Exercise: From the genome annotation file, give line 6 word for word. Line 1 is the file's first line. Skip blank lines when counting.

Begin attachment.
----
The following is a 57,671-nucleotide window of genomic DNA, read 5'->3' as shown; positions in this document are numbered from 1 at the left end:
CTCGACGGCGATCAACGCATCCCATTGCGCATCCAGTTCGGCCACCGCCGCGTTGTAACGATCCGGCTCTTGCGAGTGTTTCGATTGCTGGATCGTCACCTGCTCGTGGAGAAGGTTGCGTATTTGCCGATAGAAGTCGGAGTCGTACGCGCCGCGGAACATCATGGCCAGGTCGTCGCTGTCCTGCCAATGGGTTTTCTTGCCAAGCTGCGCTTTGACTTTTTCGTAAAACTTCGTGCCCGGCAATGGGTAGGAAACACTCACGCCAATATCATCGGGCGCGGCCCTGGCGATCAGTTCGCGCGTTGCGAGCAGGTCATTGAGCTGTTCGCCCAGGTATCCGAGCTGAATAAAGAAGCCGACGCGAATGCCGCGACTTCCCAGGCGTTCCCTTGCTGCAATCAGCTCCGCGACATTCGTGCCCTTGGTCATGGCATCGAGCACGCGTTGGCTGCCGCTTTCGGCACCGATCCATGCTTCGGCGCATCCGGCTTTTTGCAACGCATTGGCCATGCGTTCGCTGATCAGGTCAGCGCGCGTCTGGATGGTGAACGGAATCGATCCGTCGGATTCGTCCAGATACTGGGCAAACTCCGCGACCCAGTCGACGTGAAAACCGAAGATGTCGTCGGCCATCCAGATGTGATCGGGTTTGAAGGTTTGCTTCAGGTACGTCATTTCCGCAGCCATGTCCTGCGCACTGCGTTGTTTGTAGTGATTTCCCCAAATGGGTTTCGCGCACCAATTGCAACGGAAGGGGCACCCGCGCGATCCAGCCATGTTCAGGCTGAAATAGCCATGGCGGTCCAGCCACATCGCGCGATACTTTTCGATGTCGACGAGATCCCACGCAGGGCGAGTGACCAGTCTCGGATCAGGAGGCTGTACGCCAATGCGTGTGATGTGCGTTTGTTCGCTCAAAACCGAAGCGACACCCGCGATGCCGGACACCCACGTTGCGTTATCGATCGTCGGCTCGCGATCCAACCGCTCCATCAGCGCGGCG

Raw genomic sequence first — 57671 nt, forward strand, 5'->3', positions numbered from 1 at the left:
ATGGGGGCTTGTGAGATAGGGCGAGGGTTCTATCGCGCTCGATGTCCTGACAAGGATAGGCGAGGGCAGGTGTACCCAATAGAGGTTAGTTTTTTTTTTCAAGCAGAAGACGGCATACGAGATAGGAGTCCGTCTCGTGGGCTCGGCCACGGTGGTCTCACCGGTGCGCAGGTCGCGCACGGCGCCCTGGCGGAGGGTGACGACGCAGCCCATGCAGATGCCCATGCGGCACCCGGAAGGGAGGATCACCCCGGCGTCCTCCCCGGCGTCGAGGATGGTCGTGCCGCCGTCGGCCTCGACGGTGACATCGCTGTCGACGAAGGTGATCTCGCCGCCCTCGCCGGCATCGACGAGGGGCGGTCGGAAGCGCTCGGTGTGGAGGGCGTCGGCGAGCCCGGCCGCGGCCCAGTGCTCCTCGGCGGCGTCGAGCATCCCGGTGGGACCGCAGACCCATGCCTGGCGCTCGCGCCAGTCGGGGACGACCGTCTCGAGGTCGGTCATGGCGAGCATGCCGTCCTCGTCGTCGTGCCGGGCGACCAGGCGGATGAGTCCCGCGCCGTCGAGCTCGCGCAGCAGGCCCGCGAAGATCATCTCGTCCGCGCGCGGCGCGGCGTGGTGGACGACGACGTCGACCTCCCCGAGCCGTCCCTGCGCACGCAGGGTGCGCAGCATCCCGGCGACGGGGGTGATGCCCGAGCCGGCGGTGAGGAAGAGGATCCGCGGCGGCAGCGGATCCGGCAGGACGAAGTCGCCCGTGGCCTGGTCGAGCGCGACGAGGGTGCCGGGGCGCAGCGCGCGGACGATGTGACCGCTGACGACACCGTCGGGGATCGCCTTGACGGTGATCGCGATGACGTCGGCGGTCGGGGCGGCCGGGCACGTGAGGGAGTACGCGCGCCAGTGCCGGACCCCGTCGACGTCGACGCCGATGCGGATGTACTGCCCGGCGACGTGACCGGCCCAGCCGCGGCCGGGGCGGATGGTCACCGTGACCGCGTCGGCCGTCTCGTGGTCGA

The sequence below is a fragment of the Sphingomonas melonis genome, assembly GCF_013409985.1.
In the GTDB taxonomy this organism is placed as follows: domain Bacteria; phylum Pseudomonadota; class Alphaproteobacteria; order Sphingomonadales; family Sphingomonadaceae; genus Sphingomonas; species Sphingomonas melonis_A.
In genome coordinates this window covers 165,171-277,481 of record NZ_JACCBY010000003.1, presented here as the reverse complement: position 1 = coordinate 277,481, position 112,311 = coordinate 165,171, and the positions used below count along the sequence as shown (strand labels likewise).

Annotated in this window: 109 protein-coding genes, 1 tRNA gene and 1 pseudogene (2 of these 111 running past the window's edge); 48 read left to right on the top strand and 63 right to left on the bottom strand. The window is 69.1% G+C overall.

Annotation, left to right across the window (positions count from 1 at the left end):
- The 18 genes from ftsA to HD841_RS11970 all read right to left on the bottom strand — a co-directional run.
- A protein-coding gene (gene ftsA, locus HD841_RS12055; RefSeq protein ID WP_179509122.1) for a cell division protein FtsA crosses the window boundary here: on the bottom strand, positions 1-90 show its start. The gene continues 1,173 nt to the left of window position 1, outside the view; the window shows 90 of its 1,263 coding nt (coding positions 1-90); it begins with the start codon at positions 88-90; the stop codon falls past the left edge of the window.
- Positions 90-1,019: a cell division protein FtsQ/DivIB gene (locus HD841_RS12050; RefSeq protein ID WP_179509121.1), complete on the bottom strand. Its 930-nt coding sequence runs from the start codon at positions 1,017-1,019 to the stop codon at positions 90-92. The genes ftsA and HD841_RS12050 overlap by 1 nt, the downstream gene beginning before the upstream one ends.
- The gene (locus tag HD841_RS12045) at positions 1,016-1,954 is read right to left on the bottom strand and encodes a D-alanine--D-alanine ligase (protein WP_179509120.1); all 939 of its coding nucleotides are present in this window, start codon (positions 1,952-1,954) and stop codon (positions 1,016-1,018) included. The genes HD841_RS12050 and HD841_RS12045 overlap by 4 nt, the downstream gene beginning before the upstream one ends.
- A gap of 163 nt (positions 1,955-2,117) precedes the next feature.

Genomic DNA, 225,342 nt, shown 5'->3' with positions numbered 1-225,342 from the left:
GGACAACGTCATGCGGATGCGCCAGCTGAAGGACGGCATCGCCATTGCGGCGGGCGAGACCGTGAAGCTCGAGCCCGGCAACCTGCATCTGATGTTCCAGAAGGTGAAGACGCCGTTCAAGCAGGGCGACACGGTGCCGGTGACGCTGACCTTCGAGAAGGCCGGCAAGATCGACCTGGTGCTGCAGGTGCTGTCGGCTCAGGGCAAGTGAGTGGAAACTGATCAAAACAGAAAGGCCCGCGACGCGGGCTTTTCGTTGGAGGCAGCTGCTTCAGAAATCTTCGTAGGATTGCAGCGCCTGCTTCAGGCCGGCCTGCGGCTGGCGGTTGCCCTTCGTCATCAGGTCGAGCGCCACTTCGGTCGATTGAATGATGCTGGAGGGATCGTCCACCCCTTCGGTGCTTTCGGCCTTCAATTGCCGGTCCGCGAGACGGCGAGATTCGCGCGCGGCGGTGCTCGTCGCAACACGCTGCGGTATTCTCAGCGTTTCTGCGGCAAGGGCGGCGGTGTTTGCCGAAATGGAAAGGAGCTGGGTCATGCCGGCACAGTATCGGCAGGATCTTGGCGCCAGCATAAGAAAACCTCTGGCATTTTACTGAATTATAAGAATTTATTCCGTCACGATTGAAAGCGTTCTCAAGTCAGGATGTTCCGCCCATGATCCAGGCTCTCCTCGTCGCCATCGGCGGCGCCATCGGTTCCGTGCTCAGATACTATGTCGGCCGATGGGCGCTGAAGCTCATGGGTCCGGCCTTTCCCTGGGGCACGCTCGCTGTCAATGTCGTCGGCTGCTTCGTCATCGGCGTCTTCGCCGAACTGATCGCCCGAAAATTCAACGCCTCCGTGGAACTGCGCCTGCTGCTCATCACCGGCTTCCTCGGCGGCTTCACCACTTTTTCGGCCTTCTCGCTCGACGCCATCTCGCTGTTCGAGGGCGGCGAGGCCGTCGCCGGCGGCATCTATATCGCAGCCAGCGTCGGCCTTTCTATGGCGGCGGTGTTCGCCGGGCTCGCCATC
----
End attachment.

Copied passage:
In the GTDB taxonomy this organism is placed as follows: domain Bacteria; phylum Pseudomonadota; class Alphaproteobacteria; order Sphingomonadales; family Sphingomonadaceae; genus Sphingomonas; species Sphingomonas melonis_A.